2.3.7. Liver disease

The study of five families with liver disease in combination with hematologic and autoimmune disorders identified mutations in TERT and TERC [65]. A subsequent study of patients with idiopathic live cirrhosis also found an increased frequency of TERT and TERC mutations [3.7% vs 0,85% in the control population) [173]. Affected patients presented reduced telomerase activity and short telomere length in peripheral blood cells. They also have increased probability to progress to end-stage liver disease. In addition, liver disease, including hepatic fibrosis, noncirrhotic portal hypertension, and hepatopulmonary syndrome has been reported in DC patients (Table 1) [62, 64].

2.4. Treatment of telomere biology disorders

Treatment of diseases with several organs potentially compromised has many practical complications. Presently, there are no curative therapies for many of the clinical manifestations of telomere biology disorders. The major causes of decease in these patients are bone marrow failure and pulmonary fibrosis and in this section we will summarize the present treatment of these pathologies. In the second part we will describe some of the experimental strategies that are being used to generate new therapies for telomere biology disorders.

2.4.1. Present treatment of telomere biology diseases

Hematopoietic stem cells transplantation (HSCT) is the only treatment than can cure bone marrow failure in these patients. Donor’s selection requires special attention in telomere biology disorders since relatives might be silent carriers of the mutations, given the clinical heterogeneity of these diseases. This circumstance has been reported in two cases and there was a failure either to engraft or to mobilize stem cells from the graft [174]. Analysis of the outcome of 34 DC patients transplanted with bone marrow indicated higher rates of mortality and morbidity due to respiratory complications and graft failure [175]. Best results were obtained transplanting grafts from HLA-matched siblings but the 10-year probability of survival was 30% in this study. Conditioning of transplanted DC patients may also contribute to long-term development of pulmonary fibrosis and liver disease. Therefore, the use of reduced intensity conditioning, avoiding radiotherapy, busulfan and high dose of cyclophosphamide might benefit to these patients [176].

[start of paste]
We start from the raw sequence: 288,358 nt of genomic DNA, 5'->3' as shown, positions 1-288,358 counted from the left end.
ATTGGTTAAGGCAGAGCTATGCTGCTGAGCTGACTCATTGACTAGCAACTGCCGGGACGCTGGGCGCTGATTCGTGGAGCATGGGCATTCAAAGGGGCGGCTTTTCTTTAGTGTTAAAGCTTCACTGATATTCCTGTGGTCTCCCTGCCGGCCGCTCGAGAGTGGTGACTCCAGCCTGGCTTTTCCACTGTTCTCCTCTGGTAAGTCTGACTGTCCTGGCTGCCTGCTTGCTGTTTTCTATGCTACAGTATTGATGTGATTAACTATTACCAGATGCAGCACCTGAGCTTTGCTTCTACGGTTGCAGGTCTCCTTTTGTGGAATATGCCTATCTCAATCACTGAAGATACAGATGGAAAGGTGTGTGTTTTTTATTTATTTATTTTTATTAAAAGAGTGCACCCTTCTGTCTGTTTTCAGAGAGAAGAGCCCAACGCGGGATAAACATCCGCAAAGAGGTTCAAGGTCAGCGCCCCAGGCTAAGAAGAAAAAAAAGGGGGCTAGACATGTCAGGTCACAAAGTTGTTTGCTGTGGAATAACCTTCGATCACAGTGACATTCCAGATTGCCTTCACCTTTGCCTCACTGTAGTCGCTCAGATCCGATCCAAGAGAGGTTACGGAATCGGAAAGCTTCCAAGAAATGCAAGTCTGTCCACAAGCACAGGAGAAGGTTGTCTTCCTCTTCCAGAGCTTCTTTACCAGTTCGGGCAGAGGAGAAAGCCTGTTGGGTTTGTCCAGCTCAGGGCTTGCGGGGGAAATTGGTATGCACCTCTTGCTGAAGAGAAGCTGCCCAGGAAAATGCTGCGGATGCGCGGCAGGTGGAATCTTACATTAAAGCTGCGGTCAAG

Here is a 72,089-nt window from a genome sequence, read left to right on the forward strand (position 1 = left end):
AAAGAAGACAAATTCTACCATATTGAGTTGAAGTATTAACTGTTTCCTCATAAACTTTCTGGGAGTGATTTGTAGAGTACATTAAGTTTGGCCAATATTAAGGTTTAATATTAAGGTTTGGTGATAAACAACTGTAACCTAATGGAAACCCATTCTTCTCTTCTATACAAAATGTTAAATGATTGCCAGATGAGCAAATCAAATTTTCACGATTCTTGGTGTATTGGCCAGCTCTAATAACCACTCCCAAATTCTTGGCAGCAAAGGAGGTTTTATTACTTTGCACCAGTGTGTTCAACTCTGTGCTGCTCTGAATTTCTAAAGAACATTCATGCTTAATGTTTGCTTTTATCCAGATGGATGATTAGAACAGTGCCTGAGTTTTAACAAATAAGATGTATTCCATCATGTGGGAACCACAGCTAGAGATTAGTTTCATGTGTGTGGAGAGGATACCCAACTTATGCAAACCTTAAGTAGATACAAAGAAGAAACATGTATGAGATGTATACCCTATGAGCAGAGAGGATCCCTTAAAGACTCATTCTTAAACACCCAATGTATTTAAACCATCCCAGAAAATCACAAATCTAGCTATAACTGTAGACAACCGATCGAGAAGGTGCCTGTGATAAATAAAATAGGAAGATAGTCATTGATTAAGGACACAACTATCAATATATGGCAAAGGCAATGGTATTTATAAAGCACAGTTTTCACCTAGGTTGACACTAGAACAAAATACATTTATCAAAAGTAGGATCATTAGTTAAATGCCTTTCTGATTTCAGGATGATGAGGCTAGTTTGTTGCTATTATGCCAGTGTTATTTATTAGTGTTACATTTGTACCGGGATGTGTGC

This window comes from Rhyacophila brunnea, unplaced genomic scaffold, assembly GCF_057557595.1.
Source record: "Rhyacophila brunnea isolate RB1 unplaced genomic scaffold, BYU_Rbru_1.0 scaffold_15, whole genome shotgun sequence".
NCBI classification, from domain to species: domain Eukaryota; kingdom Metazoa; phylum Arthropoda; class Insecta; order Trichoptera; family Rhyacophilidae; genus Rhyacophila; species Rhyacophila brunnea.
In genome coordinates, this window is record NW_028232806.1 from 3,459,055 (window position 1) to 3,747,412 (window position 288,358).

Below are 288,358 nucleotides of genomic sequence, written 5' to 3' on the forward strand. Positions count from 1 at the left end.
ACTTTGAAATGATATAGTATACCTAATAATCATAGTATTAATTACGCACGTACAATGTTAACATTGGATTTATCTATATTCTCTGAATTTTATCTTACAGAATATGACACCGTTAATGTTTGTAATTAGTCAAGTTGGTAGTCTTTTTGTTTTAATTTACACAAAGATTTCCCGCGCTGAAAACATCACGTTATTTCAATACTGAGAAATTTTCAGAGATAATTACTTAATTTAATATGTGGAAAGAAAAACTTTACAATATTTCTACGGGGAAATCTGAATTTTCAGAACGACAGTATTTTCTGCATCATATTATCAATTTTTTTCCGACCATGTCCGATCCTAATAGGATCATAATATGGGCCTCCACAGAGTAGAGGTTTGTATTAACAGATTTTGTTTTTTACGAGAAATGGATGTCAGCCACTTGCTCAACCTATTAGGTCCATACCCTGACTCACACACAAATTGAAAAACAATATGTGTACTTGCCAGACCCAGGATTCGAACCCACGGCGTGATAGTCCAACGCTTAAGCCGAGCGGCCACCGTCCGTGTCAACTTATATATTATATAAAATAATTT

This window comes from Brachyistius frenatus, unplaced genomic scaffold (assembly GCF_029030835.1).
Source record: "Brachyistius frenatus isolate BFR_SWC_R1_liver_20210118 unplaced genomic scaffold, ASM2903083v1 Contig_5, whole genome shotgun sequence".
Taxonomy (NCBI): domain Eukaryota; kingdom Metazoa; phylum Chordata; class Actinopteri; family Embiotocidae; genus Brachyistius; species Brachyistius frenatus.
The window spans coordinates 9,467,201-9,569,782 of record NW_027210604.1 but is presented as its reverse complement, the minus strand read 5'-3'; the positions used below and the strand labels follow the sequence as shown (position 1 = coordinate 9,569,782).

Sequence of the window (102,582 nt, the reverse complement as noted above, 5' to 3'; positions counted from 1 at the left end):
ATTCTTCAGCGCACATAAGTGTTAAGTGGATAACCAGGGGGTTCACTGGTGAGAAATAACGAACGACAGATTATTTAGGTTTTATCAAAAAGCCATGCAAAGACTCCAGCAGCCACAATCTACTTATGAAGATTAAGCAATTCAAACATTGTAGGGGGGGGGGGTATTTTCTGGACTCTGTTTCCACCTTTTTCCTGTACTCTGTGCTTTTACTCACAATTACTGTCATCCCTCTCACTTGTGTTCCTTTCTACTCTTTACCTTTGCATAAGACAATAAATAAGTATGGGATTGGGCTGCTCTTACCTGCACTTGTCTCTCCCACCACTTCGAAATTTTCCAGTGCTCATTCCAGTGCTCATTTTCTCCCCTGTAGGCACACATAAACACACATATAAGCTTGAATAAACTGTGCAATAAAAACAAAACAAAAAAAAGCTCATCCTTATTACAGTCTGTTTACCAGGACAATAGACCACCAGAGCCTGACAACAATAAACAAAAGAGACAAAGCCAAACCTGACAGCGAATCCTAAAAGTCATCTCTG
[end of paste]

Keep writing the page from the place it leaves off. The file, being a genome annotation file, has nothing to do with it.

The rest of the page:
Androgen therapy has been also used for telomere biology disorder patients with bone marrow failure. These patients seem to be responsive to male hormones [177]. The mechanism involved seems to be that male hormones modulate TERT gene expression and increase telomerase activity [178]. In a retrospective analysis of 16 DC patients treated with androgens, 11 achieved clinically significant hematologic response [179]. Telomere elongation after androgen treatment has been reported in one case [180]. However, androgens can have side effects such as masculinisation, liver function abnormalities, hyperlipidemia and splenic peliosis (when androgens are used in conjunction with GCSF) and telomere biology disorders patients can be specially sensitive to these effects [181]. The androgen-stimulating hormone Danazol has less masculinising side effects and has been also used for treatment of DC patients [182].